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    Conceptual representations are perceptually grounded, but when investigating which perceptual modalities are involved, researchers have typically restricted their consideration to vision, touch, hearing, taste and smell. However, there is another major modality of perceptual information that is distinct from these traditional five senses; that is, interoception, or sensations inside the body. In this paper, we use megastudy data (modality-specific ratings of perceptual strength for over 32 000 words) to explore how interoceptive information contributes to the perceptual grounding of abstract and concrete concepts. We report how interoceptive strength captures a distinct form of perceptual experience across the abstract–concrete spectrum, but is markedly more important to abstract concepts (e.g. hungry, serenity) than to concrete concepts (e.g. capacity, rainy). In particular, interoception dominates emotion concepts, especially negative emotions relating to fear and sadness, moreso than other concepts of equivalent abstractness and valence. Finally, we examine whether interoceptive strength represents valuable information in conceptual content by investigating its role in concreteness effects in word recognition, and find that it enhances semantic facilitation over and above the traditional five sensory modalities. Overall, these findings suggest that interoception has comparable status to other modalities in contributing to the perceptual grounding of abstract and concrete concepts. This article is part of the theme issue ‘Varieties of abstract concepts: development, use and representation in the brain'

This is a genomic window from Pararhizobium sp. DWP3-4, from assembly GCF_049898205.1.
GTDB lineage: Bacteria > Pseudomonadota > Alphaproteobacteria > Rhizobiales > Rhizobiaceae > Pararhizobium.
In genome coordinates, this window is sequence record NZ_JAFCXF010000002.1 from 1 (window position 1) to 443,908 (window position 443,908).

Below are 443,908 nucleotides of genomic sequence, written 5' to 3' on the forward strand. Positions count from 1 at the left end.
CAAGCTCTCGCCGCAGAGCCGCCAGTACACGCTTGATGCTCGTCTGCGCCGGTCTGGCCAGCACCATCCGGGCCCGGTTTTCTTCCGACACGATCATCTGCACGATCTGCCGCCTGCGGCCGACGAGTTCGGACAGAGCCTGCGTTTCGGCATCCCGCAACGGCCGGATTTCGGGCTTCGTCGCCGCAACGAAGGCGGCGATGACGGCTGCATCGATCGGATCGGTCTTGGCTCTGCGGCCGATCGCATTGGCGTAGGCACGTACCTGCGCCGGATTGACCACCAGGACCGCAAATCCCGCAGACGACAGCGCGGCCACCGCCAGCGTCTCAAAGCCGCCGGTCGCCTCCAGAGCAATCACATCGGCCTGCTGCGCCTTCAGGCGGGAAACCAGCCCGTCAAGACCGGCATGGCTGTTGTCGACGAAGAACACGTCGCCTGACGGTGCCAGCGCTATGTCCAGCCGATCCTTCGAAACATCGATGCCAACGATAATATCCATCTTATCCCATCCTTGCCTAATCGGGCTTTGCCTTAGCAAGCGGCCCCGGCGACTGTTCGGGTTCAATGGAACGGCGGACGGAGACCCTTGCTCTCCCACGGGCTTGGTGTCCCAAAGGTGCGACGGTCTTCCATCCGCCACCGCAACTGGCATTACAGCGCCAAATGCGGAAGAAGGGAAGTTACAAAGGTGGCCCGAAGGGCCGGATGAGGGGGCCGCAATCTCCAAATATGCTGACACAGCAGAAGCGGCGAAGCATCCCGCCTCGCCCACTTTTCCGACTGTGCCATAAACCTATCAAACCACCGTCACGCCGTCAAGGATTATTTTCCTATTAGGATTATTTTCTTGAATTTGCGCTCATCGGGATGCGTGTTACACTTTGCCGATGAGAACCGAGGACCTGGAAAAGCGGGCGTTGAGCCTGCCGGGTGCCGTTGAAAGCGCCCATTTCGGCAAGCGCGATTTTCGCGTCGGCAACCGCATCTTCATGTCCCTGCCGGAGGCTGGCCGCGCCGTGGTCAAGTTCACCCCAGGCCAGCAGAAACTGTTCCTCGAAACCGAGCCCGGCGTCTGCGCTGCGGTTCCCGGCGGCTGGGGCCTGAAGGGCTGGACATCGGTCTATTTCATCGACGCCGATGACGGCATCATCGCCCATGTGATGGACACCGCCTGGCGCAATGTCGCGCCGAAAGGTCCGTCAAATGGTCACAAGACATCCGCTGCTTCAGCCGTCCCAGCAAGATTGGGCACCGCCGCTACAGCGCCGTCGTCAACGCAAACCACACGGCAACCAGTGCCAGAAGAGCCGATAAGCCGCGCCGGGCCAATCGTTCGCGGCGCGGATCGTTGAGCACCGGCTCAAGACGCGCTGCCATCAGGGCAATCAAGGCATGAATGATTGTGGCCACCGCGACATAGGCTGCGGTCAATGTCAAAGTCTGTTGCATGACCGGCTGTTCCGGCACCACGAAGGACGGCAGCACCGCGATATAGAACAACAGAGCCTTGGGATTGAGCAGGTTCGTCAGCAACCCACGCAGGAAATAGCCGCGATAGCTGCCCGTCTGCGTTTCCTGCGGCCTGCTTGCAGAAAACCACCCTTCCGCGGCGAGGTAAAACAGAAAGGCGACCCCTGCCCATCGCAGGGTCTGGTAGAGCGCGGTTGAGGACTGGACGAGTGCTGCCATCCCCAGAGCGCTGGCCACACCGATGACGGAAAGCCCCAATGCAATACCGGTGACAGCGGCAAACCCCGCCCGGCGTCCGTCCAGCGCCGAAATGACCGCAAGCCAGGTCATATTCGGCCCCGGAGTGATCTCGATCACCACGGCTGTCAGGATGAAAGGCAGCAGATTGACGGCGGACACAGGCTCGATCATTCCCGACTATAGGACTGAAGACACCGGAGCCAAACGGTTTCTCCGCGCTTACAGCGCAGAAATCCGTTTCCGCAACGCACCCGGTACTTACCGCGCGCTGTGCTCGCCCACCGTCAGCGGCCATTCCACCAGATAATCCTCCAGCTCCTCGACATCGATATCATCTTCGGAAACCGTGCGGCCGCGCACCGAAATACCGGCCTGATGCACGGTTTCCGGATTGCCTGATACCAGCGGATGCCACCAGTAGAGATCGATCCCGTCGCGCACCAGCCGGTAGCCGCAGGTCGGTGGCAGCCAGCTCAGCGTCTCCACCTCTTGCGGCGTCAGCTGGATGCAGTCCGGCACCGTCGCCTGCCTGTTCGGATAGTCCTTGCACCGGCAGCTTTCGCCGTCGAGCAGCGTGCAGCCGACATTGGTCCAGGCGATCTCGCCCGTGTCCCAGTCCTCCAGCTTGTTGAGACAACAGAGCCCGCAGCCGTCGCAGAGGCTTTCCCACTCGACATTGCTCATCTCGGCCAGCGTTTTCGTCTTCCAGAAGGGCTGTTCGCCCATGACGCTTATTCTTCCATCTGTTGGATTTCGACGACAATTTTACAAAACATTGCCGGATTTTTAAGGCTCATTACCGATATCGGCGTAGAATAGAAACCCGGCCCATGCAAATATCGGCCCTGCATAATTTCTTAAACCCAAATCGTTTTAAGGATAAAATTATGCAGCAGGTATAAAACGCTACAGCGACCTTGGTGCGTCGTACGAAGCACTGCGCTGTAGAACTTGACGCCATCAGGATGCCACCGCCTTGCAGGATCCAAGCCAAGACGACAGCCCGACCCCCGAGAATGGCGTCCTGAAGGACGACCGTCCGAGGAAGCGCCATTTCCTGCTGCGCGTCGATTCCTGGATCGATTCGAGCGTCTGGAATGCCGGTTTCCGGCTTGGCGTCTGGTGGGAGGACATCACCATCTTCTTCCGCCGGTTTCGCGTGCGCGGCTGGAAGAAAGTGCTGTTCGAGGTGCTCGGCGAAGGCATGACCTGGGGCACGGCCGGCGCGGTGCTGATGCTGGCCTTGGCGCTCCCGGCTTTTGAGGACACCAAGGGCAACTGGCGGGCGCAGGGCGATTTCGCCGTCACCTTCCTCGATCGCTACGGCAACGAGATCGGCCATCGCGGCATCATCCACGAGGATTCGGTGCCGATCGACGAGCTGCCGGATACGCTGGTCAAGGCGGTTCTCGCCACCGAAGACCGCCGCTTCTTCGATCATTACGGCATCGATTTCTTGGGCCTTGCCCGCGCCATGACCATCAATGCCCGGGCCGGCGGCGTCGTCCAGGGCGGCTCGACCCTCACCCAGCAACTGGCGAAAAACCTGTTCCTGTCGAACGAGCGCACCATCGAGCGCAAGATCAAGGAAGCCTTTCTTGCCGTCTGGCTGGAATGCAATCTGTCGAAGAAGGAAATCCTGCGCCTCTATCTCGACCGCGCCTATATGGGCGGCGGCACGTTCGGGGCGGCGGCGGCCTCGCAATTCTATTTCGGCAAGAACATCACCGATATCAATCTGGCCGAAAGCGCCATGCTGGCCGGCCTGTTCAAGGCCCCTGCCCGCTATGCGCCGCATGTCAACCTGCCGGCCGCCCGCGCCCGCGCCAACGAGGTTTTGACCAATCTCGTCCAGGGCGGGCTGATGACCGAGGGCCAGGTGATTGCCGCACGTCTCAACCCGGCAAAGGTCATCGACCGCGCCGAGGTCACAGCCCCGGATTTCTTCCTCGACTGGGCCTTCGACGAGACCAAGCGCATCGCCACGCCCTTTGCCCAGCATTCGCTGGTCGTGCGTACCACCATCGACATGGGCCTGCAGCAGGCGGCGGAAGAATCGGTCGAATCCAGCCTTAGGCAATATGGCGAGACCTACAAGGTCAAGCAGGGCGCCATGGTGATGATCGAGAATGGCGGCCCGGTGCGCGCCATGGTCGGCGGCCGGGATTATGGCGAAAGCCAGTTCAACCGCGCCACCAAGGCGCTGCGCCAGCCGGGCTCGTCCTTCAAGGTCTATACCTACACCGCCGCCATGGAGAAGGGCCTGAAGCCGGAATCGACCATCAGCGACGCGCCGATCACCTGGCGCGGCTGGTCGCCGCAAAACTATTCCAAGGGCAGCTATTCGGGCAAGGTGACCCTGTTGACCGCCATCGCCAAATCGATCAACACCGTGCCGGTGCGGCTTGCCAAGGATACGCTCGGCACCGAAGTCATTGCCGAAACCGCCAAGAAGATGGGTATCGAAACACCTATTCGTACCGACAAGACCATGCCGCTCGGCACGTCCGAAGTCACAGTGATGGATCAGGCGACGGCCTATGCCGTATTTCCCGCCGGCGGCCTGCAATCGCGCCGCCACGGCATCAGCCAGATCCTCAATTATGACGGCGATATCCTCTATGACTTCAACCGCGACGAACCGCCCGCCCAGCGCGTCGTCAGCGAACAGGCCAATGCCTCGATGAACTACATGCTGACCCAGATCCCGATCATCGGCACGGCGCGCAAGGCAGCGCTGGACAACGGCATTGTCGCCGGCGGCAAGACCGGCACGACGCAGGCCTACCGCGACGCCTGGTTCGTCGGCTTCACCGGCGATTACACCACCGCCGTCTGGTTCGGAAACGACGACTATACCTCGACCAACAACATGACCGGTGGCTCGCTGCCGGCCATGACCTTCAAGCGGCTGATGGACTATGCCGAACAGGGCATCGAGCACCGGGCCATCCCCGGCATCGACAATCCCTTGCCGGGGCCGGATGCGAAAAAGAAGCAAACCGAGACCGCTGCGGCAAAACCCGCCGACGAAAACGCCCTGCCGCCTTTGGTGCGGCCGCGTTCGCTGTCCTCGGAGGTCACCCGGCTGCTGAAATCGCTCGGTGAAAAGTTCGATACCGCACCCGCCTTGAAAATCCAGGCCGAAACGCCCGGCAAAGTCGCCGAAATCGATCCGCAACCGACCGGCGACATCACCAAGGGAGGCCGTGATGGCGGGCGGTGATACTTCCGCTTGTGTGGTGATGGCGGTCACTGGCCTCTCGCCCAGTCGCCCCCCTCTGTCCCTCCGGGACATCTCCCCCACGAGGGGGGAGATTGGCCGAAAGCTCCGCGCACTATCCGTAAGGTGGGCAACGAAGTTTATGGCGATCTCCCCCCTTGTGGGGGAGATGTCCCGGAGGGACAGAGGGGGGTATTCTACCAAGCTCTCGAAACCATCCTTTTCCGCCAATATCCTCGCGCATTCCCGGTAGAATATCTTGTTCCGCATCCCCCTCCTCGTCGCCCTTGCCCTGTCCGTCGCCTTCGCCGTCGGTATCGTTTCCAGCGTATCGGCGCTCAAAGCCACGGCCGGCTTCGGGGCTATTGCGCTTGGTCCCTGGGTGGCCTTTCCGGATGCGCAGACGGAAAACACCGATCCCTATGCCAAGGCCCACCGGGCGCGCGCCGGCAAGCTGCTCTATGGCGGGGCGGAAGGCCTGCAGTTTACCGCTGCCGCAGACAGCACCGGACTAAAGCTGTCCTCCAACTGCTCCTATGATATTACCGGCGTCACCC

Backwards is the way forward: feedback in the cortical hierarchy predicts the expected future

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    Clark offers a powerful description of the brain as a prediction machine, which offers progress on two distinct levels. First, on an abstract conceptual level, it provides a unifying framework for perception, action, and cognition (including subdivisions such as attention, expectation, and imagination). Second, hierarchical prediction offers progress on a concrete descriptive level for testing and constraining conceptual elements and mechanisms of predictive coding models (estimation of predictions, prediction errors, and internal models)

    Linking language and emotion: how emotion is understood in language comprehension, production and prediction using psycholinguistic methods